Washington DC, United States U.S. Sen. Lisa Murkowski, R-Alaska, has introduced two pieces of legislation aimed at increasing the production of electricity from renewable hydropower and creating jobs in America’s energy sector. The “Hydropower Improvement Act” and the “Hydropower Renewable Energy Development Act” would boost federal support for hydropower projects.
The Hydropower Improvement Act, co-sponsored by Sen. Patty Murray, D-Wash; Sen. Maria Cantwell, D-Wash; and Sen. Mike Crapo, R-Idaho, aims to increase the capacity of our nation’s hydropower sources to generate clean, renewable electricity by up to 75,000 megawatts.
“Hydropower is one of our greatest untapped resources for generating clean, renewable electricity,” Murkowski said.
The legislation establishes a competitive grants program and directs the Department of Energy to produce and implement a plan for the research, development and demonstration of increased hydropower capacity. The bill also gives the Federal Energy Regulatory Commission (FERC) authority to streamline the permitting and review process for hydropower projects, and calls for studies on pumped-storage sites and the potential for development at Bureau of Reclamation facilities.
National Hydropower Association Executive Director Linda Church Ciocci said: “NHA hopes that this bill also spurs additional consideration of hydropower in energy and climate policymaking. For example, Congress must provide continued long-term incentives for project development to create the stable investment environment developers need to expand America’s hydropower resources. NHA strongly supports this effort to maximize hydropower’s contribution in meeting the country’s energy, environmental and economic goals. We salute Sen. Murkowski and the bill’s co-sponsors for their work and stand ready to work with Congress, the White House and other stakeholders to ensure that hydropower is supported in any energy and or climate bill that moves forward.”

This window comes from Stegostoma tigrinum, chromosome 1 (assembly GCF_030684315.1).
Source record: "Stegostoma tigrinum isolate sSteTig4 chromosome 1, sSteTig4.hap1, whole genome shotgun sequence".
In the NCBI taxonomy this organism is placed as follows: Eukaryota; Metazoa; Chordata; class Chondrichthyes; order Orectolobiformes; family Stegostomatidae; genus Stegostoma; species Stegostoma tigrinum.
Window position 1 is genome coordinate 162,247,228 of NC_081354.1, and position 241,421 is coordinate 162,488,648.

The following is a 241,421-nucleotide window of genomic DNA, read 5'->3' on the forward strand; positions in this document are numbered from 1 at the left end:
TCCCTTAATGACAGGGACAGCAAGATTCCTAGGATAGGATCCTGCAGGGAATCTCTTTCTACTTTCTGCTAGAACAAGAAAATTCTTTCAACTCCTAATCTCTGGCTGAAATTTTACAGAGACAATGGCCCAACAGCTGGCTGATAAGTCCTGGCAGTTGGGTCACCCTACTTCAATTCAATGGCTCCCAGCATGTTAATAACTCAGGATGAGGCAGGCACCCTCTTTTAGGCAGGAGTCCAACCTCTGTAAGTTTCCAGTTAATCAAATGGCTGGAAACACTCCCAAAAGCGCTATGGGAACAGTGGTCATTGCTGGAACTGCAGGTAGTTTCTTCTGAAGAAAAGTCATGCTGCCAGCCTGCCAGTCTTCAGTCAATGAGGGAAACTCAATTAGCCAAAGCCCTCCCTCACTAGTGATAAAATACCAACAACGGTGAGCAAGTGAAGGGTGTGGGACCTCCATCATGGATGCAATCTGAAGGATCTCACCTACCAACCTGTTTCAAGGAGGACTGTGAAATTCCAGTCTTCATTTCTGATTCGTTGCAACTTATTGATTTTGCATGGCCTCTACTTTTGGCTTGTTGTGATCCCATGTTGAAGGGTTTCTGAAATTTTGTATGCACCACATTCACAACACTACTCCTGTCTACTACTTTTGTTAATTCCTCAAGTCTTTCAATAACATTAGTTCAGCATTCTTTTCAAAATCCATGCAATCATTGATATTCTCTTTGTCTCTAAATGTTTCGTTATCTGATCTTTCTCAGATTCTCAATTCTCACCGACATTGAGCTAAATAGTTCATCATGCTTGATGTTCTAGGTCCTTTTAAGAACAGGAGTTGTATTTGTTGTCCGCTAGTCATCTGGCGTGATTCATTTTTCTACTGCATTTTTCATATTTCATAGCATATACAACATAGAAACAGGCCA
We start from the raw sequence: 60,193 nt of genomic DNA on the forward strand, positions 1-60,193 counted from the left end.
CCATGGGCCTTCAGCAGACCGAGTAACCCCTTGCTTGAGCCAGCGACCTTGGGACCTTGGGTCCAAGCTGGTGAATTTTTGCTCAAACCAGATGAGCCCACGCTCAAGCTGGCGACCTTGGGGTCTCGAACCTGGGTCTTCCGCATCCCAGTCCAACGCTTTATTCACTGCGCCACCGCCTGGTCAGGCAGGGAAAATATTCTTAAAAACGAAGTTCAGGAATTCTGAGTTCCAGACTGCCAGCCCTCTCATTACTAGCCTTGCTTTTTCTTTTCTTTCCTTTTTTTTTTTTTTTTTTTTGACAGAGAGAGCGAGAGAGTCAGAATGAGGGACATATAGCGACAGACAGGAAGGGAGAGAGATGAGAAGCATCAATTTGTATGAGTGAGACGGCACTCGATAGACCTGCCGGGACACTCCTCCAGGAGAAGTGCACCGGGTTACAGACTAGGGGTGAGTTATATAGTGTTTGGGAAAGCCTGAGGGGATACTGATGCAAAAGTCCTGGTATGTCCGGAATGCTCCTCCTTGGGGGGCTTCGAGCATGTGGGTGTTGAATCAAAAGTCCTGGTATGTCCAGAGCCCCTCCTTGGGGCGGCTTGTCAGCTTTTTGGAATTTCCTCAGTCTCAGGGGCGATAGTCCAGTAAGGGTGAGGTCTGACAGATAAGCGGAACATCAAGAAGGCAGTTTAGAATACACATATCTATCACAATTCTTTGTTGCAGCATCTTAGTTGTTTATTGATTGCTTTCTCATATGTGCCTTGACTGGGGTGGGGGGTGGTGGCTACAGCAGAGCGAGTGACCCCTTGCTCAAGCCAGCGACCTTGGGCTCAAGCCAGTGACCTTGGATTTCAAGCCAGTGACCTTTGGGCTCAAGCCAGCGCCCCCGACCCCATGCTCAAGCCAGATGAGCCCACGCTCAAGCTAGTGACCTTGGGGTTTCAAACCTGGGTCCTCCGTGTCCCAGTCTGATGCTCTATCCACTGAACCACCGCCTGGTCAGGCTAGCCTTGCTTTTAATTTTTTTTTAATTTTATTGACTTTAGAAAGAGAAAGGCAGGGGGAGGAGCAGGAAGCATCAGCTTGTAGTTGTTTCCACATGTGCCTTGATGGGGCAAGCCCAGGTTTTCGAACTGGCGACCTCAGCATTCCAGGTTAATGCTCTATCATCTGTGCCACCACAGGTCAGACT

The Hydropower Renewable Energy Development Act classifies hydroelectric power generation as a “renewable” resource for federal program purposes. This bill provides parity treatment for hydro in the Production Tax Credit (PTC) and expands the types of hydro that can qualify for the PTC and Clean Renewable Energy Bonds (CREBS) program.
“As the Senate turns its attention to energy legislation, I hope we can finally recognize the important contribution hydropower, as a truly renewable resource, can provide to our clean energy goals,” Murkowski said.
Hydropower is the largest source of renewable electricity in the United States, providing 7 percent of the nation’s power. In Alaska, hydro supplies 24 percent of the state’s electricity needs, and there are more than 200 additional sites that look promising for further hydropower development.
The U.S. Department of Energy, Department of the Interior and Army Corps of Engineers recently signed a memorandum of understanding to promote the development of hydropower.
Included in the MOU are the goals of identifying future sustainable hydropower generation sites, upgrading existing hydro projects and promoting new hydropower technologies while increasing cooperation among agencies. The MOU also calls for an increased emphasis on environmentally-friendly hydropower production practices.